The doe, who I call 'mama,'  (not the most inventive names), was bred on May 4.  I encirled the hutch with some garden fence and put them both in the enclosure.  They took care of things from there.  I put them back in the enclosure a few days later and she had no interest in him, so I'm assuming things went well, which means babies early next month.  Here she is posing on the stand.

She is much different in temperament from the buck.  She's more active and curious and has an independent streak.  She does not like being picked up, although she is letting me pet her now, if she's in a good mood. One thing I know is, given the opportunity, she will try to make her escape.  I found that out when she was in the enclosure.

After the doe was bred I moved her to the rabbit tractor to raise her kits.  The tractor was converted to a pen by the addition of legs and skids.  I found that it is easier to bring food to the bunnies than to herd the bunnies to the upstairs room and pull the pen to a new spot every day.  Besides, if the rabbits are giving a choice of leafy greens they don't have much interest in eating grass. 

I'll put her nest box in the upstairs room in a few days.  Boards can be inserted at the entrance to the penthouse at the top of the ladder to make a barrier that the mother can jump over but not the little ones. 

What are they fed?  Rabbit pellets are reasonably priced and have all the nutrients they need, but there is also plenty of food growing near the hutches.  When I first got them they were used to eating pellets.  I introduced dandelion and plantain to their diets slowly to give their gut fauna time to adjust.  Now I give them as much fresh food as they want, and they love it. 

They get lots of wild rose, which they devour with gusto.  There is a large rose bush behind the pen and I strip off shoots and push them through the cage wire.  Thorns on the young shoots are still soft and not a problem.  I also tried giving them wild blackberry shoots.  They don't have a problem with the thorns but I do - they are nasty.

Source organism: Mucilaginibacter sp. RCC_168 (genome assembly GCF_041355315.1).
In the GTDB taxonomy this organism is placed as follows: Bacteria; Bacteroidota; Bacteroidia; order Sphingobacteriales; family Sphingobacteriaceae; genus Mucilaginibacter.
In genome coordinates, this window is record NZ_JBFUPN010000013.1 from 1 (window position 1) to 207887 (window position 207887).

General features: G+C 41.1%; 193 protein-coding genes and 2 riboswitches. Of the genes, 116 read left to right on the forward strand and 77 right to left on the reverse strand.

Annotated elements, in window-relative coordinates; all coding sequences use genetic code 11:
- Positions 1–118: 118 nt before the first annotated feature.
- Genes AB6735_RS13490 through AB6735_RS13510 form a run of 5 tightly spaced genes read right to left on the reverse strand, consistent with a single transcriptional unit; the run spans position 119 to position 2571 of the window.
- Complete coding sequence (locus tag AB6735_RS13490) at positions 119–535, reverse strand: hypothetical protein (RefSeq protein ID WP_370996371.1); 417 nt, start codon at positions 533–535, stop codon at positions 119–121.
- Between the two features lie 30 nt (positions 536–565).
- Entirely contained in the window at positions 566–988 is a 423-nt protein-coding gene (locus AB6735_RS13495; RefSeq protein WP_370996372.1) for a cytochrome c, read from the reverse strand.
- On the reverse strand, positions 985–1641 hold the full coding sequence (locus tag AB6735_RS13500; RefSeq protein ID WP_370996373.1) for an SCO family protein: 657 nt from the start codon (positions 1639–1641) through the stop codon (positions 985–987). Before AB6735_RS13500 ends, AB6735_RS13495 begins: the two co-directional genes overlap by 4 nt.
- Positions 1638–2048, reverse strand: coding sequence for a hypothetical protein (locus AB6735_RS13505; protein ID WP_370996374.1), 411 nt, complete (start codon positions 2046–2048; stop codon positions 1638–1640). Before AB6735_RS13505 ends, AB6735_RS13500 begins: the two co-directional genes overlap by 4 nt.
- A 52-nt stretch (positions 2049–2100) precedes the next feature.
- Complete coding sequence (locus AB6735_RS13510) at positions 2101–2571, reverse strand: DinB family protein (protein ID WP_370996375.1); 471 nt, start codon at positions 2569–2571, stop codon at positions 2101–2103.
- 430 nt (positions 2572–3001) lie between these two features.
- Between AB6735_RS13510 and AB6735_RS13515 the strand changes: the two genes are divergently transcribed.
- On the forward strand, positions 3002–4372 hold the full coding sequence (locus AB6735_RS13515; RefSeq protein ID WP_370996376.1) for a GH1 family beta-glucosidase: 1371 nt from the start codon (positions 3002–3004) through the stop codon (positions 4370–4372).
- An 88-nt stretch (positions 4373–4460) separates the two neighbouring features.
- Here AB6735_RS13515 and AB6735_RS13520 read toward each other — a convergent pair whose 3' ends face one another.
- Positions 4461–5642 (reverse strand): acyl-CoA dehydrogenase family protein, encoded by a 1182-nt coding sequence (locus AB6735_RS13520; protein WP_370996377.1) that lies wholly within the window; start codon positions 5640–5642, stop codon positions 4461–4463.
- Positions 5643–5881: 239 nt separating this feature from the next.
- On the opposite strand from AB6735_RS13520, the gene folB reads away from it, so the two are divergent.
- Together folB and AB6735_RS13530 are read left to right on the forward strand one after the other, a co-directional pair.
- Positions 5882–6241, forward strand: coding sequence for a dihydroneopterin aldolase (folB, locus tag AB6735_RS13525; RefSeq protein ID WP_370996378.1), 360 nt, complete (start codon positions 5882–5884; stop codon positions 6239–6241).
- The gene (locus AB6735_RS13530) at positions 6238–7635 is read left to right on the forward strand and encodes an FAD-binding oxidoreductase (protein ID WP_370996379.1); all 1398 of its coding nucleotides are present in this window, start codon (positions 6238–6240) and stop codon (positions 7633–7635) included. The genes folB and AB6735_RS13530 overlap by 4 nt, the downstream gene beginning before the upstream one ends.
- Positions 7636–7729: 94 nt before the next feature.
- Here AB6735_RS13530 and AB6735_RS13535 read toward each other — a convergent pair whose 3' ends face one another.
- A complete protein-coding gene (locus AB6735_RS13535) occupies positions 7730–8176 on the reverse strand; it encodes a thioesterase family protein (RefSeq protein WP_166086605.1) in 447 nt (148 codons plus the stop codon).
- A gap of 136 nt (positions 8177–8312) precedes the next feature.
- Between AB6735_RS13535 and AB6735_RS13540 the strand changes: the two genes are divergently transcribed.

Their favorite food is the leaves from any cole crop - broccoli, kohlrabi, etc.  They practically inhale that stuff.  Now when I pick a kohlrabi the leaves go straight to the rabbits instead of the compost bin.  Ultimately the poop finds its way to the bin, closing the circle.  I have also been cutting the field peas which are growing as a cover crop and feeding this to the rabbits.  Thinnings from the pole beans, carrot tops, beet tops, overgrown cucumbers, and scythed cover crops like buckwheat and berseem clover will all be rabbit food this summer.

The other major food source for my rabbits is willow, which grows abundantly around the pond.  I used to cut it down with a chain saw once a year, now I feed it to the rabbits.  They love willow, eat the leaves and tender shoots and gnaw on the bigger sticks for hours.  With the addition of green foods to their diet they have cut their consumption of pellets to about half of what they ate when they were brought to their new home.   In the future I will make a post on their housing, and let you know how the breeding turned out. 

Monday, May 25, 2015

Memorial Day May 25

Well finally I got the cucumber seedlings into the beds.  There was a spell of cool weather and I wanted to wait.  The temperature never went below 40 F, but it was cold enough to kill one of the okra plants and nearly kill another.  With the cucumbers in the last of the seedlings have been set into the beds, and the last trellises have been built. 

It was a decent week of harvests.  They are really picking up now, nearly six pounds for the week.  There were two kohlrabi averaging 1 1/2 pounds, lettuce and the first broccoli.

The broccoli is Aspabroc, an F1 variety known as broccolini in the grocery store.  It looks to me like a standard heading broccoli that was bred to make a small main head, which is shown above, and produce numerous side shoots at the same time.  It remains to be seen how long it will continue producing.  This is the plant after the main head was cut:

The shoots have very long stems which are edible.  One thing for sure, it's very very tasty.  I think of it as a snacking broccoli.

I also picked a nice 'head' of tatsoi, about 1 1/2 pounds. 

I also picked 6 ounces of strawberries, a real treat.

To get the squash bed ready for planting, the cover crop of field peas was cut with shears and set on drying racks.  The dried hay will be fed to the rabbits.  I will write a post about feeding the rabbits in a few days.  To see what other people are growing , go to